On Sunday evening, when the rain was lashing down and legs were tiring, one player stepped up and changed the game in Tottenham's favour. For the second time in three weeks, Christian Eriksen scored a late winner from a central position and gave an insight into how the Lilywhites' future should shape up.
The Dane's time in North London has been interesting, to say the least. A late recruit as Tottenham splurged the Gareth Bale money on a series of average players, it was surprising that Spurs faced such little competition for the signature of a player who had shined so brightly at Ajax.
After 32 goals in 162 games for the Dutch giants, Eriksen joined a Tottenham side that struggled under Andre Villas-Boas before the Portugese manager was fired. In came Tim Sherwood, and Eriksen began to shine, ending the season with ten goals in all competitions and being increasingly central to Tottenham victories and better performances.
Then Sherwood was let go, Mauricio Pochettino joined and Eriksen went through another period of upheaval. As Spurs laboured, so Eriksen suffered, culminating in a half-time withdrawal in the 2-1 home defeat to Stoke. There was also criticism from Denmark manager Morten Olsen, who blamed Eriksen for a last-gasp defeat to Portugal.
Since then, Eriksen has come to the fore, coincidentally coming up with the goods late on. Deceptively skilful, with a fantastic right foot and vision and technique to create as well as score, the 22-year-old has shown that he can not only perform in a central position but prove decisiveness in the outcome of matches.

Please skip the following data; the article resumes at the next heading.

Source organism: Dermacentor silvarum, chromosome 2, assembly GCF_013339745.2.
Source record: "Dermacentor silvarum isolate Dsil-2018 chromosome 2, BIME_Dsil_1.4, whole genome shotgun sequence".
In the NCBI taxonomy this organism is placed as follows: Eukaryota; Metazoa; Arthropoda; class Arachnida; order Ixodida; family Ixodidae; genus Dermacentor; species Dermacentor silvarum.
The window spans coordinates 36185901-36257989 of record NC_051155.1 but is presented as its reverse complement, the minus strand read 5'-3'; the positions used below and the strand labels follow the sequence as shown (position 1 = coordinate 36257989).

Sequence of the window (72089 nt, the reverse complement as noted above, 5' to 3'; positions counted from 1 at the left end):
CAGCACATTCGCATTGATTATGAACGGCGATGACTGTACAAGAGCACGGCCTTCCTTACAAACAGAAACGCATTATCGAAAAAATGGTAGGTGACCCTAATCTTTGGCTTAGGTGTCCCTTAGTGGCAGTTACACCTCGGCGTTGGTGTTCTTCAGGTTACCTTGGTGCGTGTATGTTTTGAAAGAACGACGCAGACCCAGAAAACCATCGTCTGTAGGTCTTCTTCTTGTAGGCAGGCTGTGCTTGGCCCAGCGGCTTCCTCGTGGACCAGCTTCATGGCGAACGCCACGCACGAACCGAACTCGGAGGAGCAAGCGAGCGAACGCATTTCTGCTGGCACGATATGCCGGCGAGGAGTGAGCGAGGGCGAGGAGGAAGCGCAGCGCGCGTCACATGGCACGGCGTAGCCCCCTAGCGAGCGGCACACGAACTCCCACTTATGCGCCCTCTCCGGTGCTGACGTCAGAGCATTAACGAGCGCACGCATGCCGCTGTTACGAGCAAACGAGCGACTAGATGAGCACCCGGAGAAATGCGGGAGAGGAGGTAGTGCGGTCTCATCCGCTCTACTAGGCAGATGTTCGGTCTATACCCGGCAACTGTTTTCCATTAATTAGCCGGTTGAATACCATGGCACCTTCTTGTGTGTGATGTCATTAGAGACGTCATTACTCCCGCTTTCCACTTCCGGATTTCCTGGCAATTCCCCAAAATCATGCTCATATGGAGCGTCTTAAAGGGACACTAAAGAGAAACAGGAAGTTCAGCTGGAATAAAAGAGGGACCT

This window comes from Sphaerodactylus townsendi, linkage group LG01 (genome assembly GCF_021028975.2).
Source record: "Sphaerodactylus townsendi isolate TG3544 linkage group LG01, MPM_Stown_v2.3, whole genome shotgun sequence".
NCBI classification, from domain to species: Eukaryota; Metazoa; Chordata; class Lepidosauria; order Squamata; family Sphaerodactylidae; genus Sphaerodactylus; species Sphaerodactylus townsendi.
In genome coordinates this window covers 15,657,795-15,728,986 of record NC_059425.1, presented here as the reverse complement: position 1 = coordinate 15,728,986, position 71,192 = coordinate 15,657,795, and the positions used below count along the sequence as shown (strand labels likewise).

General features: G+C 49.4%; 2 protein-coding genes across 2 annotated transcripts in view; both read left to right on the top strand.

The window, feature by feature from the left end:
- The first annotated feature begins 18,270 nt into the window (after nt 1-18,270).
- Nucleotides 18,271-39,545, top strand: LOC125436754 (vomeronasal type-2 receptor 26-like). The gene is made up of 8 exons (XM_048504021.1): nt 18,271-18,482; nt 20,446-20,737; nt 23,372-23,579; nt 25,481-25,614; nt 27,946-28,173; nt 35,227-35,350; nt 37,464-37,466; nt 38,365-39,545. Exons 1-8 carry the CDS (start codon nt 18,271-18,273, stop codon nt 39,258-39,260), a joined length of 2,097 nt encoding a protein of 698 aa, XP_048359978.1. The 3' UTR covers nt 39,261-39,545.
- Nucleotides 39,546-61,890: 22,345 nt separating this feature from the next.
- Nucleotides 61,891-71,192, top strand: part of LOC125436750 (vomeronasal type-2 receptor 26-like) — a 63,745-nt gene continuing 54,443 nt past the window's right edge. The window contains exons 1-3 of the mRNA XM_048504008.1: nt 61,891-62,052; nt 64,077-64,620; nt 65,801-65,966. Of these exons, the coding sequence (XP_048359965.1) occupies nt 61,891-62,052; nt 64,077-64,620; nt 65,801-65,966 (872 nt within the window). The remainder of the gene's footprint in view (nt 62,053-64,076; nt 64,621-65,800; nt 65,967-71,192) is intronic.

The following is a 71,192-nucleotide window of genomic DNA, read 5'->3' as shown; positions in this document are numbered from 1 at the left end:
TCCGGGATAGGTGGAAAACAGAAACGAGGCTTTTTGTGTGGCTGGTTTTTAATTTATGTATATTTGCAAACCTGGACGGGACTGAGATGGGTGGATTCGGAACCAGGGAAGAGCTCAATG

With Pochettino trying to play both Harry Kane and Roberto Soldado upfront, and Eriksen on the lightweight side, the Argentine has ended up pushing Eriksen out wide but as Soldado continutes to struggle for goals Pochettino should look for a change.
Erik Lamela is still adapting to English football, while Aaron Lennon, Nacer Chadli and Andros Townsend have not convinced in wide positions, so how about a formation change from 4-2-3-1 to 4-3-1-2, so that Kane, Soldado and Eriksen can all play without leaving the midfield too soft?
Tottenham have lost a lot of top quality players in recent years - from Michael Carrick to Dimitar Berbatov, Ledley King to Rafa van der Vaart, and most crucially Luka Modric and Gareth Bale. They have taken a step back but in Eriksen they have a player who is growing into a top class player, and he should be played in his best performance as a result.